Ê Ê Ê
Ali Reza Mashayekhi (b. 1940)
Alireza Mashayekhi is regarded as a pioneer Iranian avant-garde composer whose ideas and works, which have been performed in Iran and abroad for more than 35 years, have greatly influenced the contemporary music in Iran. He was born in 1940 in Tehran and began learning Persian music under Lotfollah Mofakham-Payan, studied composition with Hossein Nasehi and the piano under Ophelia Kombajian. He continued his studies in composition in Vienna under Hanns Jelinek and Karl Schiske. His acquaintance with Hanns Jelinek encouraged him to explore a wide spectrum of 20th century music. Such explorations accompanied by his deep interest in Iranian culture were the cornerstones of his artistic and stylistic development. Having completed his studies at the Akademie fŸr Musik und Darstellende Kunst in Vienna, he went to Utrecht, the Netherlands, to pursue his further study in electronic and computer music, which also included attending lectures by Gottfried Michael Kšnig. He has been teaching composition at the Music Department of the University of Tehran, Faculty of Fine Arts, since 1970.
-- Hooman Asadi
Alireza Mashayekhi on The Shiraz Arts Festival:
Among the first times Iranians were exposed to avant-garde music from the West was during The Shiraz Art Festivals. I believe that the Shiraz Festivals were wrong from the beginning to the end! Let us look at the festival from different points of view. Historically, in a country that has no tradition in classical music and no acquaintance with contemporary music, the festival had the appearance of an invasion. Sociologically, at a time when we needed a modest electronic studio, we should not have spent a fortune to invite big foreign names.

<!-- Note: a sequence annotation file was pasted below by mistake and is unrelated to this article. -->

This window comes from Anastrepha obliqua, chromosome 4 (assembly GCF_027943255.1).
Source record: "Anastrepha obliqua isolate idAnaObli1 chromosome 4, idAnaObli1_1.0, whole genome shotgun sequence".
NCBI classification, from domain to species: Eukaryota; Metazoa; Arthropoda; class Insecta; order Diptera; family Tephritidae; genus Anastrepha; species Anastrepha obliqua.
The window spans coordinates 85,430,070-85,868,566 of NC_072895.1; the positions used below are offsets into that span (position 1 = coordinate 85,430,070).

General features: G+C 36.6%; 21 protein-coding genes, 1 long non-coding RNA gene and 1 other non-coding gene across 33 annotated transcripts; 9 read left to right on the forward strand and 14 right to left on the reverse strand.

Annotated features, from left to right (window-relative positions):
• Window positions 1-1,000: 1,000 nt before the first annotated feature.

The presence of composers like Mr. Stockhausen and the late Mr. Xenakis was a miserable example of opportunism. While we had no adequate facilities in our small Tehran Conservatory, great leftist and religious composers enjoyed expensive trips for sightseeing with helicopters that were furnished by the Shah's army. For most Iranians who visited the Shiraz Art Festivals, it was a show by Europeans for Europeans! Some Iranian musicians who attended that festival told me it was a very good occasion for European composers to do their experimentations using Iranian taxpayer's money.
I boycotted those festivals, more or less a one-man boycott. I even didnt attend those events in which my music was performed. It was ironic that although the festival organizers refused my conditions for participation, the American Brass Quintet, which was invited to the Festival, chose to perform my 'Contradiction I' at the Shiraz Festival. Of course, for the organizers it would have been more embarrassing to stop the performance of 'Contradiction I' than to accept it! And it was after this or the next festival that they suggested making my music the central subject of the upcoming festival. When I received the letter, I felt sorry for them because I realized they didn't know that there would not be any more international music festivals in Shiraz. Of course, some Iranian young musicians had the chance to listen to contemporary music, but that did not justify the Shiraz Festival.
This UbuWeb resource is presented in partnership with Bidoun Magazine